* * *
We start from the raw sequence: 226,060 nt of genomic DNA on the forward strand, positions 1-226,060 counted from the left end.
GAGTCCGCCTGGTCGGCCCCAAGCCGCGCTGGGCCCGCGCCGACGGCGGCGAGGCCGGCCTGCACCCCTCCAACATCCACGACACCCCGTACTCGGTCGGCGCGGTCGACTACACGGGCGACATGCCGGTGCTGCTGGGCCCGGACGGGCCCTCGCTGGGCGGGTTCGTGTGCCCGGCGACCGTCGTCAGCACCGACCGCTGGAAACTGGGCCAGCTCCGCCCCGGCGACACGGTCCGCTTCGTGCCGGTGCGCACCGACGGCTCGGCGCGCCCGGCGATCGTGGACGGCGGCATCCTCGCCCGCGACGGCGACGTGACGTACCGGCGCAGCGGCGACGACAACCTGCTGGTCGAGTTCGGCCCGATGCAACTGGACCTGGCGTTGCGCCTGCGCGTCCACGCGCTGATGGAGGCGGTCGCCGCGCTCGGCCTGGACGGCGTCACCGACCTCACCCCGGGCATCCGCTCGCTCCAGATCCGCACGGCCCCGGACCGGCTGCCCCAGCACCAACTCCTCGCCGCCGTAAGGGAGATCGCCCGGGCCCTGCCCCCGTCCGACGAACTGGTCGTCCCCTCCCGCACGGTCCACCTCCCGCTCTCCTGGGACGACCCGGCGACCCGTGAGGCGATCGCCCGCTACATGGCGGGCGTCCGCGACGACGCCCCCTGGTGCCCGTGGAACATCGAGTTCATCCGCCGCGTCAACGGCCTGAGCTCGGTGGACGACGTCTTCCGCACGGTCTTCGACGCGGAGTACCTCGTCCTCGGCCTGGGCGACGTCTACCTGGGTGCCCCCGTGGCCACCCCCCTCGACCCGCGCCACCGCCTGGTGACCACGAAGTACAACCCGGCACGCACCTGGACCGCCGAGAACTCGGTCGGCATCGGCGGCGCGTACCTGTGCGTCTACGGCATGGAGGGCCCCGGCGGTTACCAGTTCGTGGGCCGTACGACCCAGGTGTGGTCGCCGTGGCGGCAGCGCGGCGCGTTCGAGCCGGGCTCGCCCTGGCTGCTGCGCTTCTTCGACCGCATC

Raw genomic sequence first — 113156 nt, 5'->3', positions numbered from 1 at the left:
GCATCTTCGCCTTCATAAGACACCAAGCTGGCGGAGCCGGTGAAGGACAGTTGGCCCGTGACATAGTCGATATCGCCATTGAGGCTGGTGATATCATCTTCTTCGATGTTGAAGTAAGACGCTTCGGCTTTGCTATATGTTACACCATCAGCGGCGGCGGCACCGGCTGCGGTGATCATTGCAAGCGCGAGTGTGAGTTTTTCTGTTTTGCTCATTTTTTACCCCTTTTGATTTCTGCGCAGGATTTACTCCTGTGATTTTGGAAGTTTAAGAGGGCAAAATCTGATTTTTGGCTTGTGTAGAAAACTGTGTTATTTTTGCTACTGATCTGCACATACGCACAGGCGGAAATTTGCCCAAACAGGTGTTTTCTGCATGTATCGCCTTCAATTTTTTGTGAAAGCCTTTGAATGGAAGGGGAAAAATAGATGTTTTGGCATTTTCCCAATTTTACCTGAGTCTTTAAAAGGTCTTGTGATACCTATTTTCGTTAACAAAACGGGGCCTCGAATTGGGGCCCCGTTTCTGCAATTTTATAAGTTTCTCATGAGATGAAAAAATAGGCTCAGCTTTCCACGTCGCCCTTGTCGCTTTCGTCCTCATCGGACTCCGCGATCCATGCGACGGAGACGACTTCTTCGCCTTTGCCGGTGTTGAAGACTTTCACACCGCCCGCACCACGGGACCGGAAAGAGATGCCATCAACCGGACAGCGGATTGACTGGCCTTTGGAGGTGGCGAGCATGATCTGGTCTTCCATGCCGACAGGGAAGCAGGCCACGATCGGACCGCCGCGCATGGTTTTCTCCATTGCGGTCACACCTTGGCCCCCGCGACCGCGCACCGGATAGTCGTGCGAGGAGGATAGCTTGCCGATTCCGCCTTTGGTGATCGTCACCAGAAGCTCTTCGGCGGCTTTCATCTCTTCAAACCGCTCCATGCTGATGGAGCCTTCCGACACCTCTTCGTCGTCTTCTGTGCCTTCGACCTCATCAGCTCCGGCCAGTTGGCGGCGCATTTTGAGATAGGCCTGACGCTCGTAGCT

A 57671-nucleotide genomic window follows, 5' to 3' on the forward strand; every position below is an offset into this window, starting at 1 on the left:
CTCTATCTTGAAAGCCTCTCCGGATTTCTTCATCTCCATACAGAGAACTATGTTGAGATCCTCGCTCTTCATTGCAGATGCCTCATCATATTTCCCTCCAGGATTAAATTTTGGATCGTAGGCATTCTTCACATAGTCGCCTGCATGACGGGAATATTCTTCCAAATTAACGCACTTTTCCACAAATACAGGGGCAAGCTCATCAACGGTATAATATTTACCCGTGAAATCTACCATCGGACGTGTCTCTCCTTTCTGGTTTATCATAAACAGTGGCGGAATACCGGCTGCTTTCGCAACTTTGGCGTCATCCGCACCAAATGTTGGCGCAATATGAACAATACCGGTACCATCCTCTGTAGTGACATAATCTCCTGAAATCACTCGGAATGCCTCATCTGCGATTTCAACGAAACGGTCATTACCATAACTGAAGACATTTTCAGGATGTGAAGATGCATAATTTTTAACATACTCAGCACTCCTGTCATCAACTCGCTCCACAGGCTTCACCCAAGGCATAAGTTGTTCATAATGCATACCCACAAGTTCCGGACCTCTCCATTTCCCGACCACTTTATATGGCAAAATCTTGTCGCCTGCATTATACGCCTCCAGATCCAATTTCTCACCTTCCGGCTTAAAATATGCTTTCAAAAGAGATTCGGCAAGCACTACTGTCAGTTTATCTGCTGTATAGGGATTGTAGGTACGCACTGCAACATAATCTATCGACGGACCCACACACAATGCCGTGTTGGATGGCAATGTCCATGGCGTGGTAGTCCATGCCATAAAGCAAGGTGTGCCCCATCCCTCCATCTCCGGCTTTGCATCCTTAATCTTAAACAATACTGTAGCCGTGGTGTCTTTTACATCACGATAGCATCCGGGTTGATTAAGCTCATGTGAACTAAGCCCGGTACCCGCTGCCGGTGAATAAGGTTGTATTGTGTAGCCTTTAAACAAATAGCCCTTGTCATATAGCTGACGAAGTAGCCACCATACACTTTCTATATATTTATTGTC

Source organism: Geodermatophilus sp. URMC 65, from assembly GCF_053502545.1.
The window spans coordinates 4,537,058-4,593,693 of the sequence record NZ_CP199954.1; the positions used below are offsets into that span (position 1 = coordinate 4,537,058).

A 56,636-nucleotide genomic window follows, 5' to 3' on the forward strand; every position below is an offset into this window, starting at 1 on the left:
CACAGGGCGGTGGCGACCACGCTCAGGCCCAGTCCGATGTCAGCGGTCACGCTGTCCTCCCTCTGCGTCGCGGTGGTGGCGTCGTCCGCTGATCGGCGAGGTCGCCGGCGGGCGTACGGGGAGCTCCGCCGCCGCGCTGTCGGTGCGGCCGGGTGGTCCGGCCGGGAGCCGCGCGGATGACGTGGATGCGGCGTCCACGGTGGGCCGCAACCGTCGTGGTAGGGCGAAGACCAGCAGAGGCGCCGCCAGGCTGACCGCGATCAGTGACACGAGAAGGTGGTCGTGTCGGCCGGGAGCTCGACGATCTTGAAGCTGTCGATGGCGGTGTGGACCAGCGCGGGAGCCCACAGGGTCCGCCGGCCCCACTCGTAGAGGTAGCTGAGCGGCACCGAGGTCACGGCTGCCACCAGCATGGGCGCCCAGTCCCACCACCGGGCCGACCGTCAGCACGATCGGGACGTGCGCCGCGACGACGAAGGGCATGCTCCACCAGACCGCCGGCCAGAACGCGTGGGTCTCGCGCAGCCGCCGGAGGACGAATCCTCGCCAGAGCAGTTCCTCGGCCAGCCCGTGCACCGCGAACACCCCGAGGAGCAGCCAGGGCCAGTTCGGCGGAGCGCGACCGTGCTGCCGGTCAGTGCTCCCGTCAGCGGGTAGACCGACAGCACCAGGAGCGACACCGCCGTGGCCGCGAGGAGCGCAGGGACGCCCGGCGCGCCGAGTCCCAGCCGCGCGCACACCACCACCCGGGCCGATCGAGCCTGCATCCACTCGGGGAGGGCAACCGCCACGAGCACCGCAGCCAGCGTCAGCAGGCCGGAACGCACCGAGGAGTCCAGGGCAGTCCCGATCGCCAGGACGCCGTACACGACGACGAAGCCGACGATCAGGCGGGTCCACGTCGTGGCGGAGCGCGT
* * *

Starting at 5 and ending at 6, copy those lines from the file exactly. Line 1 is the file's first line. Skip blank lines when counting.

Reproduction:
A 57671-nucleotide genomic window follows, 5' to 3' on the forward strand; every position below is an offset into this window, starting at 1 on the left:
CTCTATCTTGAAAGCCTCTCCGGATTTCTTCATCTCCATACAGAGAACTATGTTGAGATCCTCGCTCTTCATTGCAGATGCCTCATCATATTTCCCTCCAGGATTAAATTTTGGATCGTAGGCATTCTTCACATAGTCGCCTGCATGACGGGAATATTCTTCCAAATTAACGCACTTTTCCACAAATACAGGGGCAAGCTCATCAACGGTATAATATTTACCCGTGAAATCTACCATCGGACGTGTCTCTCCTTTCTGGTTTATCATAAACAGTGGCGGAATACCGGCTGCTTTCGCAACTTTGGCGTCATCCGCACCAAATGTTGGCGCAATATGAACAATACCGGTACCATCCTCTGTAGTGACATAATCTCCTGAAATCACTCGGAATGCCTCATCTGCGATTTCAACGAAACGGTCATTACCATAACTGAAGACATTTTCAGGATGTGAAGATGCATAATTTTTAACATACTCAGCACTCCTGTCATCAACTCGCTCCACAGGCTTCACCCAAGGCATAAGTTGTTCATAATGCATACCCACAAGTTCCGGACCTCTCCATTTCCCGACCACTTTATATGGCAAAATCTTGTCGCCTGCATTATACGCCTCCAGATCCAATTTCTCACCTTCCGGCTTAAAATATGCTTTCAAAAGAGATTCGGCAAGCACTACTGTCAGTTTATCTGCTGTATAGGGATTGTAGGTACGCACTGCAACATAATCTATCGACGGACCCACACACAATGCCGTGTTGGATGGCAATGTCCATGGCGTGGTAGTCCATGCCATAAAGCAAGGTGTGCCCCATCCCTCCATCTCCGGCTTTGCATCCTTAATCTTAAACAATACTGTAGCCGTGGTGTCTTTTACATCACGATAGCATCCGGGTTGATTAAGCTCATGTGAACTAAGCCCGGTACCCGCTGCCGGTGAATAAGGTTGTATTGTGTAGCCTTTAAACAAATAGCCCTTGTCATATAGCTGACGAAGTAGCCACCATACACTTTCTATATATTTATTGTC